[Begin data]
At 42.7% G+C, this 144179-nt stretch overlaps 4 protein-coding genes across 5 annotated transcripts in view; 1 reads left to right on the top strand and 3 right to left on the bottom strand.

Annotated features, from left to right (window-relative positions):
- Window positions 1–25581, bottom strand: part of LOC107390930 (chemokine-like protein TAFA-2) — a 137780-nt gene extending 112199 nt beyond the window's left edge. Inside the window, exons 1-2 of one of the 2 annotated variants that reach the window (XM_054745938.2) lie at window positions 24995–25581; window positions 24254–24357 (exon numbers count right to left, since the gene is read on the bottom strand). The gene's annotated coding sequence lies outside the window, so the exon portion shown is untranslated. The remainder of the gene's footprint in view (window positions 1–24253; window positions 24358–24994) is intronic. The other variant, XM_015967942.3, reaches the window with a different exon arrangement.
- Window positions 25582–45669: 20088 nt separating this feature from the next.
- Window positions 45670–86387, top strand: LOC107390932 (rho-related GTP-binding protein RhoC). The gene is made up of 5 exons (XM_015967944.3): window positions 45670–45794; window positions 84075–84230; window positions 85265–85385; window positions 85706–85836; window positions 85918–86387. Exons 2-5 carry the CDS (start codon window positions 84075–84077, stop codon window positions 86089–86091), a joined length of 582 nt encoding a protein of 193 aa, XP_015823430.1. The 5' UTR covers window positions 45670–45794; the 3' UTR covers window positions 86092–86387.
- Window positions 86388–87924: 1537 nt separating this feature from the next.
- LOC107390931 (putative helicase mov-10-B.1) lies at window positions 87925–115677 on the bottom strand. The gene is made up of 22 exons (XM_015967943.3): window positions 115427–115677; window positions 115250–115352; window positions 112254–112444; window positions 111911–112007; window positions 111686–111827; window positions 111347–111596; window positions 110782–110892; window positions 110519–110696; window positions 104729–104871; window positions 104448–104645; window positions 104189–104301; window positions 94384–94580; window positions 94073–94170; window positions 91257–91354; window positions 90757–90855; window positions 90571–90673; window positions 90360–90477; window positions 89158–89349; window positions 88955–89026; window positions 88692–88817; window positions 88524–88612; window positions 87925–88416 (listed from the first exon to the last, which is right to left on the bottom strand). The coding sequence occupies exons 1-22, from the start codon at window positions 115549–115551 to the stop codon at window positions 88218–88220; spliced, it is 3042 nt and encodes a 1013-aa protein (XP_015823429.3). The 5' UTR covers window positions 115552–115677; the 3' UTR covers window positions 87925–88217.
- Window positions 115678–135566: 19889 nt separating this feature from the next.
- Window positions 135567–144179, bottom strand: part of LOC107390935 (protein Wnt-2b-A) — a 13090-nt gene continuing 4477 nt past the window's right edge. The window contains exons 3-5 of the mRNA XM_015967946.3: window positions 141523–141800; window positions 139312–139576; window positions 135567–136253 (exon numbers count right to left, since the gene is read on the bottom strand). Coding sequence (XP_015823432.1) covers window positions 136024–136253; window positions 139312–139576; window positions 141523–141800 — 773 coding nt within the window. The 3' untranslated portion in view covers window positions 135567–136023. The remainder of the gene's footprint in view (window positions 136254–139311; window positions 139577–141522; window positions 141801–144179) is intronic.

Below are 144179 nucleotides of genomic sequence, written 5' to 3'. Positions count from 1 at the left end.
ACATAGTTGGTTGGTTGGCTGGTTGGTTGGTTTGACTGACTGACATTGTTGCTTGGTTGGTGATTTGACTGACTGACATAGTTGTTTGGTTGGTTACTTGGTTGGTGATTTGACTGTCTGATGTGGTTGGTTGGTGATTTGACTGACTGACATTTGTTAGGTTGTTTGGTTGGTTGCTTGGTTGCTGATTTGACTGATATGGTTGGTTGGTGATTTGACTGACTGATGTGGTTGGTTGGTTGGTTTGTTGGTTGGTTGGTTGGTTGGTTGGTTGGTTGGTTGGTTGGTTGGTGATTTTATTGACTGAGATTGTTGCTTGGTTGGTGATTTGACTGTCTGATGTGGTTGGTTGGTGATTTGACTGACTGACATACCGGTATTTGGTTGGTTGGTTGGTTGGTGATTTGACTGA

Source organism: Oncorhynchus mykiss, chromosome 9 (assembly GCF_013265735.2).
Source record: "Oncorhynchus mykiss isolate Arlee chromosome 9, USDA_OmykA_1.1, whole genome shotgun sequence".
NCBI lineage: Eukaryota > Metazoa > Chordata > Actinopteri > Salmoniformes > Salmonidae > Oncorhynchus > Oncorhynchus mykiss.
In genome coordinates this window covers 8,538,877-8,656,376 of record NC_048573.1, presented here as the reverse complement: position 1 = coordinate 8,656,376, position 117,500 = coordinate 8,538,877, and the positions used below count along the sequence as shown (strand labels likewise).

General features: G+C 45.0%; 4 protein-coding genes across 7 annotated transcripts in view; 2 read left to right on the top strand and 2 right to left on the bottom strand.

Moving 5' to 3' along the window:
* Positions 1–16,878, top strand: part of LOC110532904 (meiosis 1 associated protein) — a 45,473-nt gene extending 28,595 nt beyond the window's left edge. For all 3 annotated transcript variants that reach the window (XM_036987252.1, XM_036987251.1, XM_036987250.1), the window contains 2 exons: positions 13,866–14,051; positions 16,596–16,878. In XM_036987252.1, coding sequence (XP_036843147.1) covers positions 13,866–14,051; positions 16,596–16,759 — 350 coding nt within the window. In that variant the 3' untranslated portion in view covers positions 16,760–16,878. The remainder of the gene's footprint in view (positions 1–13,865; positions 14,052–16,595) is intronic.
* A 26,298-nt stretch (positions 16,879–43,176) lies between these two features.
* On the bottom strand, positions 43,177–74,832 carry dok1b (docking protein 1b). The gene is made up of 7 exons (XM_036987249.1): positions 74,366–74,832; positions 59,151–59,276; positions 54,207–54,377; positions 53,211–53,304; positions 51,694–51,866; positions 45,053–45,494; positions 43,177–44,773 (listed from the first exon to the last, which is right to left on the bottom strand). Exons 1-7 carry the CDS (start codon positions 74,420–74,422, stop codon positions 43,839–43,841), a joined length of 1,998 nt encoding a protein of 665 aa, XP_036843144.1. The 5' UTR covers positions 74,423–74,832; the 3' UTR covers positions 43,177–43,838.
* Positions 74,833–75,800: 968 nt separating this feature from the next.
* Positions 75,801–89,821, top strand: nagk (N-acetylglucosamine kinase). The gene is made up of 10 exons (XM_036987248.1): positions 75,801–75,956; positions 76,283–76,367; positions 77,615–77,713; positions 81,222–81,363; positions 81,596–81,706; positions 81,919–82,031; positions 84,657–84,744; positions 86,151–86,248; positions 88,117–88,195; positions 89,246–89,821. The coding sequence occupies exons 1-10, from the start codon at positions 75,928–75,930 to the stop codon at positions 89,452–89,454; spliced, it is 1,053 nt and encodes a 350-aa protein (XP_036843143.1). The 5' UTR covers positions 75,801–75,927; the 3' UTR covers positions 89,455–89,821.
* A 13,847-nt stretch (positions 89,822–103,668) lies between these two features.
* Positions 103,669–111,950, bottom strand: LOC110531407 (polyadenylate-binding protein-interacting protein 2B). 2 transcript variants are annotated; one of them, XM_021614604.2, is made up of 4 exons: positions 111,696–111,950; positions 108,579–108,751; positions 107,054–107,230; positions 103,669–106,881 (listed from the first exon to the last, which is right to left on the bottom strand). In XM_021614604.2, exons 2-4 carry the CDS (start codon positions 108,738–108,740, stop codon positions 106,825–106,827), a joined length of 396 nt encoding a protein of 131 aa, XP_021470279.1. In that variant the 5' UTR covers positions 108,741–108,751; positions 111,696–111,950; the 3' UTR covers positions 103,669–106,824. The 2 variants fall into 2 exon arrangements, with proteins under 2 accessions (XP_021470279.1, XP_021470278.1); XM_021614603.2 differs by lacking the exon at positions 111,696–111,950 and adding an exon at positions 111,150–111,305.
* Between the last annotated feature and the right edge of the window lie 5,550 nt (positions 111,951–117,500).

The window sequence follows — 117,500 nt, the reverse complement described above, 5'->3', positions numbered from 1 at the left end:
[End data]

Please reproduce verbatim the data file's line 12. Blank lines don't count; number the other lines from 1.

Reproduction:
Source organism: Oncorhynchus mykiss, chromosome 9 (assembly GCF_013265735.2).